Paula Radcliffe has said she is "devastated that my name has even been linked" to wide-ranging accusations of cheating in sport.
The marathon world record holder issued a strongly worded statement after MPs on the Culture, Media and Sport Select Committee began an investigation into blood doping in athletics.
Committee chairman Jesse Norman was questioning David Kenworthy, chairman of UKAD, the UK's national anti-doping agency, when he seemed to raise suspicions about a prominent British marathon runner.
He asked Mr Kenworthy during the House of Commons hearing: "When you hear that the London Marathon, potentially the winners or medallists at the London Marathon, potentially British athletes are under suspicion for very high levels of blood doping.
"When you think of the effect that has on young people and the community nature of that event, what are your emotions about that, how do you feel about that?"
Mr Kenworthy said: "I think it is a tragedy if you and I are looking at a sporting event with a degree of cynicism about what we are seeing . I think it is our role to overcome that cynicism."
Radcliffe, 41, immediately hit back by issuing a statement saying: "I categorically deny that I have resorted to cheating in any form whatsoever at any time in my career, and am devastated that my name has even been linked to these wide-ranging accusations."
The hearing was set up after Dr Michael Ashenden helped produce a controversial analysis which suggested the International Association of Athletics Federations (IAAF) had turned a blind eye to hundreds of suspicious blood tests.
The claims by German broadcaster ARD and The Sunday Times appeared last month.
Radcliffe said: "I have campaigned long and hard throughout my career for a clean sport. I have publicly condemned cheats and those who aid them. These accusations threaten to undermine all I have stood and competed for, as well as my hard earned reputation. By linking me to allegations of cheating, damage done to my name and reputation can never be fully repaired, no matter how untrue I know them to be.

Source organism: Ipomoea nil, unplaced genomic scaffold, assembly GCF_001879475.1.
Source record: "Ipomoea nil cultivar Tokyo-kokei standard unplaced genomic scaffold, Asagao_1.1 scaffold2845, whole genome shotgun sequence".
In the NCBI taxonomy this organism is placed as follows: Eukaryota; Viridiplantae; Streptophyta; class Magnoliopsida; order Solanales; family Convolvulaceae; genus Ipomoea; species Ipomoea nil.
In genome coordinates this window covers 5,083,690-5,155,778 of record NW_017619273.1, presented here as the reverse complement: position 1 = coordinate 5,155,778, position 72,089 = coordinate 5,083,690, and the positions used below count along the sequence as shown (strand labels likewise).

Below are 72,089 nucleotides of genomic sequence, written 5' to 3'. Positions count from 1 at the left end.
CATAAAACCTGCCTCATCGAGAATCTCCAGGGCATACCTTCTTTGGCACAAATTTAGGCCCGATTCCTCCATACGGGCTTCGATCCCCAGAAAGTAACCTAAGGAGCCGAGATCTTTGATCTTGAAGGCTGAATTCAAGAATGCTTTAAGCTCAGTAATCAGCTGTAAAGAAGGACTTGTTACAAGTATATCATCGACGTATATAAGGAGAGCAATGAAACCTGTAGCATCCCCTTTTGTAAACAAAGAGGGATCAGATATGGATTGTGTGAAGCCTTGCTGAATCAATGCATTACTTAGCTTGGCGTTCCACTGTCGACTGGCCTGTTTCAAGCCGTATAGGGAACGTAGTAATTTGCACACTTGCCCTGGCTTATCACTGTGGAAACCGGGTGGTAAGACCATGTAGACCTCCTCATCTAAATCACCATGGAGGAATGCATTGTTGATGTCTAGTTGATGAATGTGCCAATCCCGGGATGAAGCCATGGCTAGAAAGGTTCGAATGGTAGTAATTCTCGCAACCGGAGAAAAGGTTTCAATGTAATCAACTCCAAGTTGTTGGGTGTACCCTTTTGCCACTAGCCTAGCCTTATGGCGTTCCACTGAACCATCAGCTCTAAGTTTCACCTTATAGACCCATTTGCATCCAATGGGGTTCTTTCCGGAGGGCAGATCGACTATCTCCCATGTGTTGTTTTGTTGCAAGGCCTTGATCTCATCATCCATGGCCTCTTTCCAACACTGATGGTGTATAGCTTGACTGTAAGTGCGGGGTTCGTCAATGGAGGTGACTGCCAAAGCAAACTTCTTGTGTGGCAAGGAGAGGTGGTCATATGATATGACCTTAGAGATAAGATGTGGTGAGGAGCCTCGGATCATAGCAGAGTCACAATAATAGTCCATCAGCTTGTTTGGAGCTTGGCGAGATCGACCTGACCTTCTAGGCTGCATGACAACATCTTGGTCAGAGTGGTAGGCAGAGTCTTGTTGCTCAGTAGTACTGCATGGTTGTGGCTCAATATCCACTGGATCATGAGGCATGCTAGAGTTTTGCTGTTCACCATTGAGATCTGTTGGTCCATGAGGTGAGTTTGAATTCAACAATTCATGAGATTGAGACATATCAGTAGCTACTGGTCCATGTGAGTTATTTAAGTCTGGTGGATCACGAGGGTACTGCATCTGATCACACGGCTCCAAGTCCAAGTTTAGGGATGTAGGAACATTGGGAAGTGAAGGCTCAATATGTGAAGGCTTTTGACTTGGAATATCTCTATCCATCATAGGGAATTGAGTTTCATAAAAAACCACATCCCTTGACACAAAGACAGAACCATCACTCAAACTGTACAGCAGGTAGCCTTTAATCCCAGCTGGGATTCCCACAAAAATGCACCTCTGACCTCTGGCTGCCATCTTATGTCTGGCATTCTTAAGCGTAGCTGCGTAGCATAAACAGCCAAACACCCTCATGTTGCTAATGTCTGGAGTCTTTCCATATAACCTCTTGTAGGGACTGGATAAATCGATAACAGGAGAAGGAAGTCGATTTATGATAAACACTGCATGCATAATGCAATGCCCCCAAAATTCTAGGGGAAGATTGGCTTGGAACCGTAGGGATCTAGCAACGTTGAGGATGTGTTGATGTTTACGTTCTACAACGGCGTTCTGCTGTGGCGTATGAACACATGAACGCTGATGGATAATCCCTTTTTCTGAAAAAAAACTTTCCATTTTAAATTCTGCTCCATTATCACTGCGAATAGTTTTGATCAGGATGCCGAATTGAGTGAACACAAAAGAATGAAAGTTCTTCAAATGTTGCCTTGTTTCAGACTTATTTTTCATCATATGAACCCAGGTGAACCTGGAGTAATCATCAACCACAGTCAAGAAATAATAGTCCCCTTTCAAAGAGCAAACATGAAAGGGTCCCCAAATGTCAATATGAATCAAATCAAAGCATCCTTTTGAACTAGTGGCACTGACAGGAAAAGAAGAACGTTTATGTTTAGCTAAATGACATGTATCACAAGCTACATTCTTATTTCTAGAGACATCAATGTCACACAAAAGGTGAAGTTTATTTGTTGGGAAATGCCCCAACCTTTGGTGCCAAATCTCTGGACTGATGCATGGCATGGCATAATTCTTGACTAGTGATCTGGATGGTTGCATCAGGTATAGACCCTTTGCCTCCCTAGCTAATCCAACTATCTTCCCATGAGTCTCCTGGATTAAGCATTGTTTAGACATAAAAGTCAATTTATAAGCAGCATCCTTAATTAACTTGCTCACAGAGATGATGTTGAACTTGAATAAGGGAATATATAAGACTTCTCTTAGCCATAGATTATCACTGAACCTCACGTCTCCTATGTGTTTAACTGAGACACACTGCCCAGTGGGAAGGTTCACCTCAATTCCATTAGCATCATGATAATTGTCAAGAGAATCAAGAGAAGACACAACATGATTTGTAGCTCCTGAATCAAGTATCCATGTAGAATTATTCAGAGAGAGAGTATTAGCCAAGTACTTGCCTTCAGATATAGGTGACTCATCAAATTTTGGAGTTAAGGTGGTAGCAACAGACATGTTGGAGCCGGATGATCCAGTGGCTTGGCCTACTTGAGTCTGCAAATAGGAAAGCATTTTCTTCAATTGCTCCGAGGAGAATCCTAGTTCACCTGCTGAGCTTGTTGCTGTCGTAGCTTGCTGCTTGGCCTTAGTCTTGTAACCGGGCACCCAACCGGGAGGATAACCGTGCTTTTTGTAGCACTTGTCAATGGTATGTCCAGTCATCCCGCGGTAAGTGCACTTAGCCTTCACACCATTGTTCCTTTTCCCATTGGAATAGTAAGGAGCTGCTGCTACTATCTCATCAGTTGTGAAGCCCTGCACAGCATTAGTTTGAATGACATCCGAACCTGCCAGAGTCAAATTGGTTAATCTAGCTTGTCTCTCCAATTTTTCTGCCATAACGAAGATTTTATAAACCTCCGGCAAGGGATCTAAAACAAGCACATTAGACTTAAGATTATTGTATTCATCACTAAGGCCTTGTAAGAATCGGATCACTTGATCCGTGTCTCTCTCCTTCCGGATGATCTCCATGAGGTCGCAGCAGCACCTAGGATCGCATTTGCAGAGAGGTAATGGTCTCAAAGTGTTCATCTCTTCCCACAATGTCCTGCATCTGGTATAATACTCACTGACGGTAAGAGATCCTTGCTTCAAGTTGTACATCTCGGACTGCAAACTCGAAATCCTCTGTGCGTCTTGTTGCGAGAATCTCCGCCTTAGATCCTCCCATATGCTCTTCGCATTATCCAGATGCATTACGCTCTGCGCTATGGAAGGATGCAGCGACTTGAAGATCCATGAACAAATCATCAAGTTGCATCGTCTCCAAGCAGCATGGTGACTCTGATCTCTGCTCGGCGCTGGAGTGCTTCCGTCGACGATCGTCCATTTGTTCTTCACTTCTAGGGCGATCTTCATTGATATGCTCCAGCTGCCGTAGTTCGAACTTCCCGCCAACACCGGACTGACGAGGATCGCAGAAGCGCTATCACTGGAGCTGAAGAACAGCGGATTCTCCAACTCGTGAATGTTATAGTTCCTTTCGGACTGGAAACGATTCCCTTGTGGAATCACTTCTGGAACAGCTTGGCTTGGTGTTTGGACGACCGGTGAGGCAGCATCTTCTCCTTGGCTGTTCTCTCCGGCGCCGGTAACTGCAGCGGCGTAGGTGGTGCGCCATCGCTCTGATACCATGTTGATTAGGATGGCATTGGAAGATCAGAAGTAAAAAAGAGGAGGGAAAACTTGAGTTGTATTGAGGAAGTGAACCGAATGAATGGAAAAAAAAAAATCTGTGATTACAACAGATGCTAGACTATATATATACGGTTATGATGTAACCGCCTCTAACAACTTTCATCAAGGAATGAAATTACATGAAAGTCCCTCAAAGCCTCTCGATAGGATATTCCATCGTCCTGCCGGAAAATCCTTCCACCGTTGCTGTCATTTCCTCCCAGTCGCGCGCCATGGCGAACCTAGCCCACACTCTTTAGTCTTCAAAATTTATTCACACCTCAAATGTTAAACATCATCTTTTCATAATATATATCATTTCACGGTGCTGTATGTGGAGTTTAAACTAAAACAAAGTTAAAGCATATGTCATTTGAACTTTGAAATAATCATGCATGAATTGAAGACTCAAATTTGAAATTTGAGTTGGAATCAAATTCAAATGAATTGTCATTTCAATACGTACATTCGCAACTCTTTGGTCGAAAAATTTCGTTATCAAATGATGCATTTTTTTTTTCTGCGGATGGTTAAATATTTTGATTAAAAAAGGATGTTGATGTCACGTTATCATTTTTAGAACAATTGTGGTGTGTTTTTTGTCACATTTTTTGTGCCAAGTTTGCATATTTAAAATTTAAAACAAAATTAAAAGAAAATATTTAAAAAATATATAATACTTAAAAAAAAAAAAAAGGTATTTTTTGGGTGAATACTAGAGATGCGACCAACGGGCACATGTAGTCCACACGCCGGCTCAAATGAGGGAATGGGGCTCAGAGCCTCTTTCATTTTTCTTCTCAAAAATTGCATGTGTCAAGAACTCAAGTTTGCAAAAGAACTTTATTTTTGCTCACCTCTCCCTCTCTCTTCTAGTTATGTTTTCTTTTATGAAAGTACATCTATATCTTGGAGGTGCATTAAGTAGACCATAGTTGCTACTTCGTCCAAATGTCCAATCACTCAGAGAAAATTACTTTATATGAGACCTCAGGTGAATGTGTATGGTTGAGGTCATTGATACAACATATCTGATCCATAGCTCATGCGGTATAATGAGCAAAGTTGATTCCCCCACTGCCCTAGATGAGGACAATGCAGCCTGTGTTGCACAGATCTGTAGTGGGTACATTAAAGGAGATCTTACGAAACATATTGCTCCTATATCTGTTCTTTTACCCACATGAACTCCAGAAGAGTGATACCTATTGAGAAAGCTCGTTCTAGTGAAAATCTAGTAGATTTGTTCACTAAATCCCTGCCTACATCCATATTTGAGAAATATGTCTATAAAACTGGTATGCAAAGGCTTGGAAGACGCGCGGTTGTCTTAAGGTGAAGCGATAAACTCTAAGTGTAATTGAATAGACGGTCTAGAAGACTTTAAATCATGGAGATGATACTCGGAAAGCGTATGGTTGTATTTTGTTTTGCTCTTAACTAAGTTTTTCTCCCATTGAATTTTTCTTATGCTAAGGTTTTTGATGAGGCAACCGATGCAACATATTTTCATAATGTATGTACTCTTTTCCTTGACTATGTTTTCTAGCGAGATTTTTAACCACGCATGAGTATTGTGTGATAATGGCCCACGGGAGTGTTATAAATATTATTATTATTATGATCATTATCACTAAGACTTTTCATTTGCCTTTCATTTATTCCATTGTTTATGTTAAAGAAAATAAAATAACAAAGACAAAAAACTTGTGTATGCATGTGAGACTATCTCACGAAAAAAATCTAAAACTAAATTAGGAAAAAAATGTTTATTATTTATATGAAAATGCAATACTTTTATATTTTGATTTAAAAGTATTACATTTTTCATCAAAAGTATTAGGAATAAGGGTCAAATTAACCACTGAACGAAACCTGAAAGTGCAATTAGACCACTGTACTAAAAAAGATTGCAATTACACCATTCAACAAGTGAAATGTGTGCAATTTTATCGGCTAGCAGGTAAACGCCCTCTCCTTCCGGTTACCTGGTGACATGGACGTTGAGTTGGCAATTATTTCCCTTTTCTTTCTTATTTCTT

"Whilst I have the greatest of respect for anyone responsibly trying to uncover cheating in sport, and of course for Parliament itself, it is profoundly disappointing that the cloak of Parliamentary privilege has been used to effectively implicate me, tarnishing my reputation, with full knowledge that I have no recourse against anyone for repeating what has been said at the committee hearing."
The Sunday Times said it had gained access to a database containing more than 12,000 blood tests from 5,000 athletes, and that more than 800 individuals - and a third of medallists in endurance events at Olympics and World Championships between 2001 and 2012 - had suspicious blood test results which were not followed up by the IAAF.
Radcliffe said she had "wrestled long and hard with a desire to speak out with the true facts" concerning her results when the Sunday Times story broke but speaking about it then would have only fuelled false speculation.
She said: "I was made aware that I would be facilitating mass coverage of my name in connection with false allegations of possible doping, which would enable further irreparable damage to be done to my reputation. As a result of today's parliamentary hearing I can no longer maintain my silence."